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not so hot lipid profile despite healthy habits
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Anon_138261 posted:
I am a 43 yr old female with a few health issues: fibromyalgia, GERD, Hashimotos, IBS, & a severely herniated disc in my back. I do have lots of back problems but I am very active. I just started Zumba classes.
A few years ago, I found out my cholesterol levels were high, running 250 ish but my triglycerides 90ish & HDL 60ish were good & my LDL high at 180ish.
My diet at that time was & still is: no fried foods or white bread/ cereal, rarely whole grain breads & pasta, red meat, dairy, butter. I use olive oil. I do eat chicken, fish esp. salmon, salads, fruits, veges, nuts, beans, healthy yogurt. No soda. I drink 1 cup coffee a day. I drink decaf green tea in the evening.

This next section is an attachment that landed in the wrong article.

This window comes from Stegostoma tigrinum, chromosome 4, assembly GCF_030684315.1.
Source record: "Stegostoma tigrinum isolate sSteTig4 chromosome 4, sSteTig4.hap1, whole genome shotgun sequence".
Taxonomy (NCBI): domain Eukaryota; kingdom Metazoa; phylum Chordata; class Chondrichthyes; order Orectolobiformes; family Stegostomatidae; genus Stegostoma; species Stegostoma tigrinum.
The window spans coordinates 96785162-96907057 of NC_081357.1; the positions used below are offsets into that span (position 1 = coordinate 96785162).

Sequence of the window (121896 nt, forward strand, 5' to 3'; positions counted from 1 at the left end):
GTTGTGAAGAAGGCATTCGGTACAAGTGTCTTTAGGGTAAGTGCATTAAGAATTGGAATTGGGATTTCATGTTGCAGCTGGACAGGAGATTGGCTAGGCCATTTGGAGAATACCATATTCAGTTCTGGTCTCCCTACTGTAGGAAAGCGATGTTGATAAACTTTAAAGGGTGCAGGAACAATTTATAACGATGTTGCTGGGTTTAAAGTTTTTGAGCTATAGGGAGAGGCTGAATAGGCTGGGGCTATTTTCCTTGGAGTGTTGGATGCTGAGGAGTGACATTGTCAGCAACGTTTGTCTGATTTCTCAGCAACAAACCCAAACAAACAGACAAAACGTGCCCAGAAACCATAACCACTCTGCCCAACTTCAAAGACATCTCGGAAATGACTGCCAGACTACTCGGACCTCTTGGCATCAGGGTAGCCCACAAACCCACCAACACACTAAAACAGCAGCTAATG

I took Red Yeast Rice to lower the numbers, which it did lower a bit. I also take a fish oil.
In the past 2 months, even though I hate it, I started eating plain oatmeal. I also started making sure every meal was balanced with a healthy low carb, healthier fast carb, and protein, smaller meals more often.
I have been known for very good blood pressure, but that went up and wouldn't go down so I had to start a blood pressure med. My blood pressure is managed by the med.
I just had my lipid profile. My cholesterol went from 250 to 300. My Triglycerides went from 90 to 236. My thyroid levels are all good.
I am shocked to say the least. Did the Blood Pressure med affect these numbers? I had several Lumbar Steroid Injections over the past several months. Did they affect my numbers? Elevated Chol. Does run in my family. Although my father is in his 70's & very healthy, I had 2 uncles with fatal MI, 2 others who survived but had surgery. . So, these numbers concern me. Is this where I throw in the towel & start a medication?

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James Beckerman, MD, FACC responded:
There are some blood pressure medications (such as HCTZ or hydrochlorothiazide) that are associated with changes in lipid profiles - I would suggest talking to your doctor about what you're taking to see if there might be a link. If not, genetics and diet are likely playing a stronger role.